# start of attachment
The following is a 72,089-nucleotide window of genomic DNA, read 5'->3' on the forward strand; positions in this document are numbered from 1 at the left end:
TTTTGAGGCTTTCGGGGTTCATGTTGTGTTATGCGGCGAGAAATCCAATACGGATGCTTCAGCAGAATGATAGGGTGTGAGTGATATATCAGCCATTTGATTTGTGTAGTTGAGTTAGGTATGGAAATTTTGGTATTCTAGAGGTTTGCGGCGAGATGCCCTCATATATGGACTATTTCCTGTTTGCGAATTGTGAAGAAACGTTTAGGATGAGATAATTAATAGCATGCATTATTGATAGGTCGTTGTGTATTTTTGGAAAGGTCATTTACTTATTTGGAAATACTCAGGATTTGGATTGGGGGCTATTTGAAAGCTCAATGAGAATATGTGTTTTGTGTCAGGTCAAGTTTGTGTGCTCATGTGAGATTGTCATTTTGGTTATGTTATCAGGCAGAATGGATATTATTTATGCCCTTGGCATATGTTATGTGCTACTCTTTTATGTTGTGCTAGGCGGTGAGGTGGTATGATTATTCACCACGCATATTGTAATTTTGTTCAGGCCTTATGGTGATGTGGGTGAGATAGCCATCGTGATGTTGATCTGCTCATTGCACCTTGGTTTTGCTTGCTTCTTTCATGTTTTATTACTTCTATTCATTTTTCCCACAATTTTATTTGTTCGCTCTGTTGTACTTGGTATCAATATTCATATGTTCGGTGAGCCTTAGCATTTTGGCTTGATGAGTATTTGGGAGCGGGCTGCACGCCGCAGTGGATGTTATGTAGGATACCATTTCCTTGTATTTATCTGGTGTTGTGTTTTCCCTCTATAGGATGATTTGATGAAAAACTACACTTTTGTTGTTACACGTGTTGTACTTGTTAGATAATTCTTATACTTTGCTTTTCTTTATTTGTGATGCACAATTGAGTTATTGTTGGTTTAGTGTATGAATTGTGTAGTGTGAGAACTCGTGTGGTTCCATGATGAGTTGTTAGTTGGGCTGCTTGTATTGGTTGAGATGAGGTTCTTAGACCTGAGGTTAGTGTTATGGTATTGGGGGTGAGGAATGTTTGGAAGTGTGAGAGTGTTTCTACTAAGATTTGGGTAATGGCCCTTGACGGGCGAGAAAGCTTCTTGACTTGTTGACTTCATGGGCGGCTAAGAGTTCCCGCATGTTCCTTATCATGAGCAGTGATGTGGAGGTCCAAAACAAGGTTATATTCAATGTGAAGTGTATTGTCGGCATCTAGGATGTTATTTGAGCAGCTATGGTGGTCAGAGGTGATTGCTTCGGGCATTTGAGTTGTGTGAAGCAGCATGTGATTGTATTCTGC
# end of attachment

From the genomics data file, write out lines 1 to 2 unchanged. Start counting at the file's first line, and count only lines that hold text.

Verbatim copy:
The following is a 72,089-nucleotide window of genomic DNA, read 5'->3' on the forward strand; positions in this document are numbered from 1 at the left end:
TTTTGAGGCTTTCGGGGTTCATGTTGTGTTATGCGGCGAGAAATCCAATACGGATGCTTCAGCAGAATGATAGGGTGTGAGTGATATATCAGCCATTTGATTTGTGTAGTTGAGTTAGGTATGGAAATTTTGGTATTCTAGAGGTTTGCGGCGAGATGCCCTCATATATGGACTATTTCCTGTTTGCGAATTGTGAAGAAACGTTTAGGATGAGATAATTAATAGCATGCATTATTGATAGGTCGTTGTGTATTTTTGGAAAGGTCATTTACTTATTTGGAAATACTCAGGATTTGGATTGGGGGCTATTTGAAAGCTCAATGAGAATATGTGTTTTGTGTCAGGTCAAGTTTGTGTGCTCATGTGAGATTGTCATTTTGGTTATGTTATCAGGCAGAATGGATATTATTTATGCCCTTGGCATATGTTATGTGCTACTCTTTTATGTTGTGCTAGGCGGTGAGGTGGTATGATTATTCACCACGCATATTGTAATTTTGTTCAGGCCTTATGGTGATGTGGGTGAGATAGCCATCGTGATGTTGATCTGCTCATTGCACCTTGGTTTTGCTTGCTTCTTTCATGTTTTATTACTTCTATTCATTTTTCCCACAATTTTATTTGTTCGCTCTGTTGTACTTGGTATCAATATTCATATGTTCGGTGAGCCTTAGCATTTTGGCTTGATGAGTATTTGGGAGCGGGCTGCACGCCGCAGTGGATGTTATGTAGGATACCATTTCCTTGTATTTATCTGGTGTTGTGTTTTCCCTCTATAGGATGATTTGATGAAAAACTACACTTTTGTTGTTACACGTGTTGTACTTGTTAGATAATTCTTATACTTTGCTTTTCTTTATTTGTGATGCACAATTGAGTTATTGTTGGTTTAGTGTATGAATTGTGTAGTGTGAGAACTCGTGTGGTTCCATGATGAGTTGTTAGTTGGGCTGCTTGTATTGGTTGAGATGAGGTTCTTAGACCTGAGGTTAGTGTTATGGTATTGGGGGTGAGGAATGTTTGGAAGTGTGAGAGTGTTTCTACTAAGATTTGGGTAATGGCCCTTGACGGGCGAGAAAGCTTCTTGACTTGTTGACTTCATGGGCGGCTAAGAGTTCCCGCATGTTCCTTATCATGAGCAGTGATGTGGAGGTCCAAAACAAGGTTATATTCAATGTGAAGTGTATTGTCGGCATCTAGGATGTTATTTGAGCAGCTATGGTGGTCAGAGGTGATTGCTTCGGGCATTTGAGTTGTGTGAAGCAGCATGTGATTGTATTCTGC